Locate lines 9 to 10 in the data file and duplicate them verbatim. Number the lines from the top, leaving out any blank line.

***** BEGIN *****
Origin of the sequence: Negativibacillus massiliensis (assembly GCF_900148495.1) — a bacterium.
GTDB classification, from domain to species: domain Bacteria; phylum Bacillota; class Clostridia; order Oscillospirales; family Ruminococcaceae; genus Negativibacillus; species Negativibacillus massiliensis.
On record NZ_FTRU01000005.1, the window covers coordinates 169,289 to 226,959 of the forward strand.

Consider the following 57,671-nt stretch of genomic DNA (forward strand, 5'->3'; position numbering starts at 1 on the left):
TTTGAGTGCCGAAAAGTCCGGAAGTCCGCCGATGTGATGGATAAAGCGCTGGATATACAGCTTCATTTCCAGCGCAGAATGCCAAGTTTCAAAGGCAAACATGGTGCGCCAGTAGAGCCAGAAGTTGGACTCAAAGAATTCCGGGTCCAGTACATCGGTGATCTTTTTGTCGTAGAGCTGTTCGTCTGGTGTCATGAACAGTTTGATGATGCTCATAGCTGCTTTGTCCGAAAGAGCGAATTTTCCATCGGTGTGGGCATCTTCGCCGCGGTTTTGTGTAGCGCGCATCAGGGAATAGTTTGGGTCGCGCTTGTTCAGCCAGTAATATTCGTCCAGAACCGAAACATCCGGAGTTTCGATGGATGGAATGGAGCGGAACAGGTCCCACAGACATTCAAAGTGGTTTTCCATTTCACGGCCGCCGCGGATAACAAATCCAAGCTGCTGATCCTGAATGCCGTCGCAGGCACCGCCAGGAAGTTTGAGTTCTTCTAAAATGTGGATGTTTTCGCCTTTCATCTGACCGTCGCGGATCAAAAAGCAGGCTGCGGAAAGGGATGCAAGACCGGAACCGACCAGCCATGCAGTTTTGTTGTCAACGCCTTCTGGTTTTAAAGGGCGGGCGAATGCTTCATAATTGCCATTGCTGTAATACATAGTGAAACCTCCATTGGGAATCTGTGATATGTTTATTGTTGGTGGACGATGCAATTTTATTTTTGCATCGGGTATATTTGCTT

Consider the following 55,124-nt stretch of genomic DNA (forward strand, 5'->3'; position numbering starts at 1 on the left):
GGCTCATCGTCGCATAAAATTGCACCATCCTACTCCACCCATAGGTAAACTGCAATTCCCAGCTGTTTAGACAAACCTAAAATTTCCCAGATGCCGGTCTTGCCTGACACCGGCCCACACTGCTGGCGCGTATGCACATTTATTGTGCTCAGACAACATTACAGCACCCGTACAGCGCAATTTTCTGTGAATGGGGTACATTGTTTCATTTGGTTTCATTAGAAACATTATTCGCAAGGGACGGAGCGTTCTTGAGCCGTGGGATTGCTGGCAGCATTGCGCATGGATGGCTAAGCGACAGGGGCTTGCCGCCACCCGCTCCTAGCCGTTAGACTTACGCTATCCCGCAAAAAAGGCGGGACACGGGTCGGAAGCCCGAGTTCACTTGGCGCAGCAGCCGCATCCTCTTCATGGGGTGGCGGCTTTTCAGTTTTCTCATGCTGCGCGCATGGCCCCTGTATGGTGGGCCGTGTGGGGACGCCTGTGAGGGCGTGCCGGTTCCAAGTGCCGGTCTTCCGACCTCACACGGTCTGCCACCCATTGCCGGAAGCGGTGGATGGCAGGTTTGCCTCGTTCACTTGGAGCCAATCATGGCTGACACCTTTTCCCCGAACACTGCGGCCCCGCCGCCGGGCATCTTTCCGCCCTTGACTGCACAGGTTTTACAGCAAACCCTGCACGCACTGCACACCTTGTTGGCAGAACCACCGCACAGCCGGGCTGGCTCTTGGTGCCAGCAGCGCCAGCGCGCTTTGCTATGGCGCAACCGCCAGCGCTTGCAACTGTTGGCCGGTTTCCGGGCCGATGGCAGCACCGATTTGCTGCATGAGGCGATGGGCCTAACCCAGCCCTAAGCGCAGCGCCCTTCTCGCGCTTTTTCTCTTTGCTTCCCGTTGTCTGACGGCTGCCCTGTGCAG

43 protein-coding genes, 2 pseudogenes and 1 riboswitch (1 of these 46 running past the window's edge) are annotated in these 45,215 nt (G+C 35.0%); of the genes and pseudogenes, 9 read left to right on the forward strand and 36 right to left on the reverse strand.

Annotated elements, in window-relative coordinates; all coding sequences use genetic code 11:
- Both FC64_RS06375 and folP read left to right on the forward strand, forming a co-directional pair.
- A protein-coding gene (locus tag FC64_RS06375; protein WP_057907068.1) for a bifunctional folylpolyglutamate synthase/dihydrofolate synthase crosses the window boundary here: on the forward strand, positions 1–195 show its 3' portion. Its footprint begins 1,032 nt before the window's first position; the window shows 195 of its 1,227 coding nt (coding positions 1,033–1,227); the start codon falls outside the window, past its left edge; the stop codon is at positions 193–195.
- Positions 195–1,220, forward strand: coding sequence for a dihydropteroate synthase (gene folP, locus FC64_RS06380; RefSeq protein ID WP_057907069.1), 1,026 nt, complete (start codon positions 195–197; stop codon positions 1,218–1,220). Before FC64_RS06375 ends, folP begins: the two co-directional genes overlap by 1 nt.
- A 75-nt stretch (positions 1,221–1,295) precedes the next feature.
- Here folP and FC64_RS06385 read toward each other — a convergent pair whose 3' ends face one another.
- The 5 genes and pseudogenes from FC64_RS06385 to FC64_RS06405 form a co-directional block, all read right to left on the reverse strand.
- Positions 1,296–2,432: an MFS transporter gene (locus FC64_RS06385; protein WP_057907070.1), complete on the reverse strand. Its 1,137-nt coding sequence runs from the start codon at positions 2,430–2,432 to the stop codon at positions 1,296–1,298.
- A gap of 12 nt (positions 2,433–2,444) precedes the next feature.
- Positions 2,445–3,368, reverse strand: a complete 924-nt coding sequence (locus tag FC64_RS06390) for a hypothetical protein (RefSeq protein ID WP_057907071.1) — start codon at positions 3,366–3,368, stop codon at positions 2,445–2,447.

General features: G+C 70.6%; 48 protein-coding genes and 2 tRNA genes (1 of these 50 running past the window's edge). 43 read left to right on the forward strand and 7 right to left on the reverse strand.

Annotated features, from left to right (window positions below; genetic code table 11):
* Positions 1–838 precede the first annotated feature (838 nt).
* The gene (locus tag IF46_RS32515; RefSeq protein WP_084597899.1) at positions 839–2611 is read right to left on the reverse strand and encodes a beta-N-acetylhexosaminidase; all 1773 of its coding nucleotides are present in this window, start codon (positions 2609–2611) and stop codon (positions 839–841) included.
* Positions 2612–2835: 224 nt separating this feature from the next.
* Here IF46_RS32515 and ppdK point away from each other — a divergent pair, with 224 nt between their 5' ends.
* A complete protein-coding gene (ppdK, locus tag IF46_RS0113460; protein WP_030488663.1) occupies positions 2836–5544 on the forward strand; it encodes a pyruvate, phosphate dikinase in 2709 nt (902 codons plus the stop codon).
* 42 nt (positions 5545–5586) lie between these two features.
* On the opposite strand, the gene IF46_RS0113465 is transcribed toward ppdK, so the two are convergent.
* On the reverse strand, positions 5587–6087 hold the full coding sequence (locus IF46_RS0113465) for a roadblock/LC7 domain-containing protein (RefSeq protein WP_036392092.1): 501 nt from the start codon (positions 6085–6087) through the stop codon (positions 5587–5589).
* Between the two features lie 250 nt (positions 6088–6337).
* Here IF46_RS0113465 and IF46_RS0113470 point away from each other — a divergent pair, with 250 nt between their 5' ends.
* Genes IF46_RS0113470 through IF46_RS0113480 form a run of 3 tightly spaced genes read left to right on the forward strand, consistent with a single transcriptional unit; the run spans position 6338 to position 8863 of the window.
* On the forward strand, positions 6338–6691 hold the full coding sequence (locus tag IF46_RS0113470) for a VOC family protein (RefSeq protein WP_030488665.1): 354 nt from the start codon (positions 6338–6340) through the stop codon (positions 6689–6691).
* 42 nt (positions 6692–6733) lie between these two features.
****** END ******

Annotated elements, in window-relative coordinates; all coding sequences use genetic code 11:
- Both FC64_RS06375 and folP read left to right on the forward strand, forming a co-directional pair.